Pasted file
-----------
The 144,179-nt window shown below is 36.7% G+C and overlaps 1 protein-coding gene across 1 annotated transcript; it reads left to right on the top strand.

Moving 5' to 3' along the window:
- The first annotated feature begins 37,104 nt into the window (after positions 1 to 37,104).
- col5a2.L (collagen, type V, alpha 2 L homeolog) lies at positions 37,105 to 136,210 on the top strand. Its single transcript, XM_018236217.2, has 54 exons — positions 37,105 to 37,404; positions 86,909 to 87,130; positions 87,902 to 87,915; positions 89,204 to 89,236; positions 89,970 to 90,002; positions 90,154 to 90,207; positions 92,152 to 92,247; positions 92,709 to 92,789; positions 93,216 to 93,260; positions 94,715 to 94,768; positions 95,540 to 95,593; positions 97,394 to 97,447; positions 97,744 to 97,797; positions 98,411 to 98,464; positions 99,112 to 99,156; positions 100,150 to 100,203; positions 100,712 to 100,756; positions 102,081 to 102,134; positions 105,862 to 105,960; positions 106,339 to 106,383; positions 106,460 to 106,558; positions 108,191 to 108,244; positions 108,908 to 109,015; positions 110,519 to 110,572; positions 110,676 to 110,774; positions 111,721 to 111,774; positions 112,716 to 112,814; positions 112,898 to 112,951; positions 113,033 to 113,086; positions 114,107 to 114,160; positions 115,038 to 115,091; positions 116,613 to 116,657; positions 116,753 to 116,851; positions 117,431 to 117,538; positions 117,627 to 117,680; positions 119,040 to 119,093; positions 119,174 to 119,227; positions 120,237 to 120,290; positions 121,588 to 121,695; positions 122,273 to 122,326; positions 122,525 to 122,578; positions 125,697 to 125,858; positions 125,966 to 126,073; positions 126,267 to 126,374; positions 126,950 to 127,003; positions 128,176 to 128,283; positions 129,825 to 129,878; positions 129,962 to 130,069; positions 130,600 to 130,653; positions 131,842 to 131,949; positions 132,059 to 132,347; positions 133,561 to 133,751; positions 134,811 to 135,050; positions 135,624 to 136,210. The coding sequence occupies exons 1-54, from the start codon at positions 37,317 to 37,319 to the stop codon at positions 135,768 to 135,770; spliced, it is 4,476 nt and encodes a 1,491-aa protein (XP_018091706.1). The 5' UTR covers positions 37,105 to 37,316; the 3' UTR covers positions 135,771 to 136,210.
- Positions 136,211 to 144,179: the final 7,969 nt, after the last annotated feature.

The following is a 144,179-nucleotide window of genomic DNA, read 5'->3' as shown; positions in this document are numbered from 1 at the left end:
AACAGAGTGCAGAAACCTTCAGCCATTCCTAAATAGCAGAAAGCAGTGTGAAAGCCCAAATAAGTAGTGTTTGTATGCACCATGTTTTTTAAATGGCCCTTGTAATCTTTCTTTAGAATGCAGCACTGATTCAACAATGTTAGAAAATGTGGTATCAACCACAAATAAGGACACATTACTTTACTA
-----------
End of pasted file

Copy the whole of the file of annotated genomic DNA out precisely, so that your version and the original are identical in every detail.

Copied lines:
The 144,179-nt window shown below is 36.7% G+C and overlaps 1 protein-coding gene across 1 annotated transcript; it reads left to right on the top strand.

Moving 5' to 3' along the window:
- The first annotated feature begins 37,104 nt into the window (after positions 1 to 37,104).
- col5a2.L (collagen, type V, alpha 2 L homeolog) lies at positions 37,105 to 136,210 on the top strand. Its single transcript, XM_018236217.2, has 54 exons — positions 37,105 to 37,404; positions 86,909 to 87,130; positions 87,902 to 87,915; positions 89,204 to 89,236; positions 89,970 to 90,002; positions 90,154 to 90,207; positions 92,152 to 92,247; positions 92,709 to 92,789; positions 93,216 to 93,260; positions 94,715 to 94,768; positions 95,540 to 95,593; positions 97,394 to 97,447; positions 97,744 to 97,797; positions 98,411 to 98,464; positions 99,112 to 99,156; positions 100,150 to 100,203; positions 100,712 to 100,756; positions 102,081 to 102,134; positions 105,862 to 105,960; positions 106,339 to 106,383; positions 106,460 to 106,558; positions 108,191 to 108,244; positions 108,908 to 109,015; positions 110,519 to 110,572; positions 110,676 to 110,774; positions 111,721 to 111,774; positions 112,716 to 112,814; positions 112,898 to 112,951; positions 113,033 to 113,086; positions 114,107 to 114,160; positions 115,038 to 115,091; positions 116,613 to 116,657; positions 116,753 to 116,851; positions 117,431 to 117,538; positions 117,627 to 117,680; positions 119,040 to 119,093; positions 119,174 to 119,227; positions 120,237 to 120,290; positions 121,588 to 121,695; positions 122,273 to 122,326; positions 122,525 to 122,578; positions 125,697 to 125,858; positions 125,966 to 126,073; positions 126,267 to 126,374; positions 126,950 to 127,003; positions 128,176 to 128,283; positions 129,825 to 129,878; positions 129,962 to 130,069; positions 130,600 to 130,653; positions 131,842 to 131,949; positions 132,059 to 132,347; positions 133,561 to 133,751; positions 134,811 to 135,050; positions 135,624 to 136,210. The coding sequence occupies exons 1-54, from the start codon at positions 37,317 to 37,319 to the stop codon at positions 135,768 to 135,770; spliced, it is 4,476 nt and encodes a 1,491-aa protein (XP_018091706.1). The 5' UTR covers positions 37,105 to 37,316; the 3' UTR covers positions 135,771 to 136,210.
- Positions 136,211 to 144,179: the final 7,969 nt, after the last annotated feature.

The following is a 144,179-nucleotide window of genomic DNA, read 5'->3' as shown; positions in this document are numbered from 1 at the left end:
AACAGAGTGCAGAAACCTTCAGCCATTCCTAAATAGCAGAAAGCAGTGTGAAAGCCCAAATAAGTAGTGTTTGTATGCACCATGTTTTTTAAATGGCCCTTGTAATCTTTCTTTAGAATGCAGCACTGATTCAACAATGTTAGAAAATGTGGTATCAACCACAAATAAGGACACATTACTTTACTA